To find your Firebase Cloud Messaging key, go to the Firebase console here. Go to your project settings page by clicking the cog wheel in the top left of the page and select Project Settings. Your Firebase key is in the Cloud Messaging tab. We recommend that you use the Server key but the Legacy server key will also work.

While campaigns/messages are synced with each user as per the settings in the Dashboard, to ensure instant delivery messages, immediately syncing new campaigns to users and using Intelligent Routing features or Instant Campaign Updates you need to setup Firebase Cloud Messaging - FCM. This in no way interferes with any existing FCM implementation or other analytics or push notification services.

After setting FCM for your application, a configuration file named google-services.json will be generated for the application. Put that configuration file in the /app folder.

For FCM, configuration file is available here. Select your project -> Settings (Gear) Button -> Project Settings -> google-services.json button

Add the following at the end of the application build.gradle:

apply plugin: 'com.google.gms.google-services'

Firebase Settings

Add the Firebase library dependency in your gradle file:

dependencies {
    implementation "com.google.firebase:firebase-messaging:17.6.0"
}

Add the following to the manifest in the application section:

<service android:name="com.openback.OpenBackFcmMessagingService">
    <intent-filter>
        <action android:name="com.google.firebase.MESSAGING_EVENT" />
    </intent-filter>
</service>

If your application already handles Firebase events with a custom class:

  1. Remove the <service android:name="com.openback.OpenBackFcmMessagingService"> from the manifest

  2. Call the OpenBack Firebase handler first:

// In your application Firebase Service class
public class YourFcmService extends FirebaseMessagingService {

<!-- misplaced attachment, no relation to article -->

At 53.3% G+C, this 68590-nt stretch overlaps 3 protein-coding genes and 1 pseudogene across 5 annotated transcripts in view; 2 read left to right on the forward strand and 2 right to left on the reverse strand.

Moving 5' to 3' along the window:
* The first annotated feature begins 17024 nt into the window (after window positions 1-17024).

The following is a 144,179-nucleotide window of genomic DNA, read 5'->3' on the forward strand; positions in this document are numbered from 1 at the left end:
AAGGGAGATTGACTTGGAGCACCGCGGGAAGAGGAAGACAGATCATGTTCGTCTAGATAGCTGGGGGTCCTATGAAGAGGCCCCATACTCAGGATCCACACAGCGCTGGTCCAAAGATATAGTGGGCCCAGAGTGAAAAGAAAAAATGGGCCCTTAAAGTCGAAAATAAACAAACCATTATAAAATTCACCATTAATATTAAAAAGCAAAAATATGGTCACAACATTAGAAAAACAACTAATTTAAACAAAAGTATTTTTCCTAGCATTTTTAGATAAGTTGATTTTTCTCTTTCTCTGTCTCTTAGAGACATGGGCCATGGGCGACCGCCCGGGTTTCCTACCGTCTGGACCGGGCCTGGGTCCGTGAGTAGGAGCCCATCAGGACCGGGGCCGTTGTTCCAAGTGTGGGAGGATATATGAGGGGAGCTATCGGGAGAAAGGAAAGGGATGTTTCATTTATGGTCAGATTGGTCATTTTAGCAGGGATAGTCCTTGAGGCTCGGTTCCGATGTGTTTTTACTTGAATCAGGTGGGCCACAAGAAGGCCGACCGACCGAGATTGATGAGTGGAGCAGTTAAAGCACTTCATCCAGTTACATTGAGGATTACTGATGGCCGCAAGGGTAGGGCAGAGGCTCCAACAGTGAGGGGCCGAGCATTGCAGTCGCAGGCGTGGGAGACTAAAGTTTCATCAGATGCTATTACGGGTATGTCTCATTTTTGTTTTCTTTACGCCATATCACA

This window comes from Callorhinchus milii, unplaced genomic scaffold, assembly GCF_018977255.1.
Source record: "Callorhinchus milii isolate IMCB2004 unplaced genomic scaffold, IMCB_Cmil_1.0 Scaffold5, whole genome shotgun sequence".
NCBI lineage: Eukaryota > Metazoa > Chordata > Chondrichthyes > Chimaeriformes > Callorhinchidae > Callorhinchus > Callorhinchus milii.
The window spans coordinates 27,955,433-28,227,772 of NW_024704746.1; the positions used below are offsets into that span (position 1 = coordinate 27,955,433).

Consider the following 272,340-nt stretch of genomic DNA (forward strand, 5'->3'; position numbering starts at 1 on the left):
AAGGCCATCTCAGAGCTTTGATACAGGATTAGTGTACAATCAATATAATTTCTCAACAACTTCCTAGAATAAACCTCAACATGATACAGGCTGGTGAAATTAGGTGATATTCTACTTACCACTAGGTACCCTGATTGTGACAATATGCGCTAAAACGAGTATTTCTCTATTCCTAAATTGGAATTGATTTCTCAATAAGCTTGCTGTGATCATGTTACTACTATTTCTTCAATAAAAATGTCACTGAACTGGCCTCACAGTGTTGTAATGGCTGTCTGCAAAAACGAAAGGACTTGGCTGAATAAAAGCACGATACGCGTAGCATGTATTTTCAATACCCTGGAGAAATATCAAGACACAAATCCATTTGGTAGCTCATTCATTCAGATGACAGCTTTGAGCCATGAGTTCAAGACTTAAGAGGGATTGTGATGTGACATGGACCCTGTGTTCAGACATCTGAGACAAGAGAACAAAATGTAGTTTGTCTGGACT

@Override
    public void onMessageReceived(RemoteMessage remoteMessage) {
        if (!OpenBack.handleFcmMessage(getApplicationContext(), remoteMessage)) {
            // FCM Message was not handled by OpenBack
        }
    }

    @Override
    public void onNewToken(String token) {
        super.onNewToken(token);
        OpenBack.refreshToken(getApplicationContext(), token);
    }
}

5 - Initializing the OpenBack SDK

Note the OpenBack App Code for your application. The unique App Code is displayed in the Dashboard and can be found here. You will need it when configuring the library.

AppCode

Add the following line to each file that references OpenBack library

import com.openback.OpenBack;
import com.openback.UserInfoExtra;

Initialise OpenBack library class on the main thread by overriding the “onCreate” function in the Application class of the project with the following:

public class SampleApplication extends Application {

    @Override
    public void onCreate() {
        super.onCreate();
        Context context = getApplicationContext();

        // User Extra Info (see OpenBack Library API for more info)
        UserInfoExtra userInfoExtra = new UserInfoExtra();
        userInfoExtra.OptInUpdates = "true";
        // Initialize OpenBack
        OpenBack.start(new OpenBack.Config(context)
                .setExtraUserInfo(userInfoExtra)
                .setUserEmail("test@openback.com"));
  }
}

Initializing the SDK

If your app requires a user to login, make sure to start the OpenBack SDK when they login and similarly, stop the OpenBack SDK if they logout.

Configuring the OpenBack Library

The AndroidManifest.xml in OpenBack already contains the required set of Permissions, Services and Receivers. Gradle will merge it into the application manifest. For more information on manifest merge, check the following link. If you have any difficulties with the process, email integrations@openback.com for a quick response or message the live chat below.

It is recommended to include the device features (even if they are implied in most cases) to be fully compliant with the Play Store. Visit this page for more information.

Optional Features

For adding more features such as User Info and Goals, check out the Optional Features page.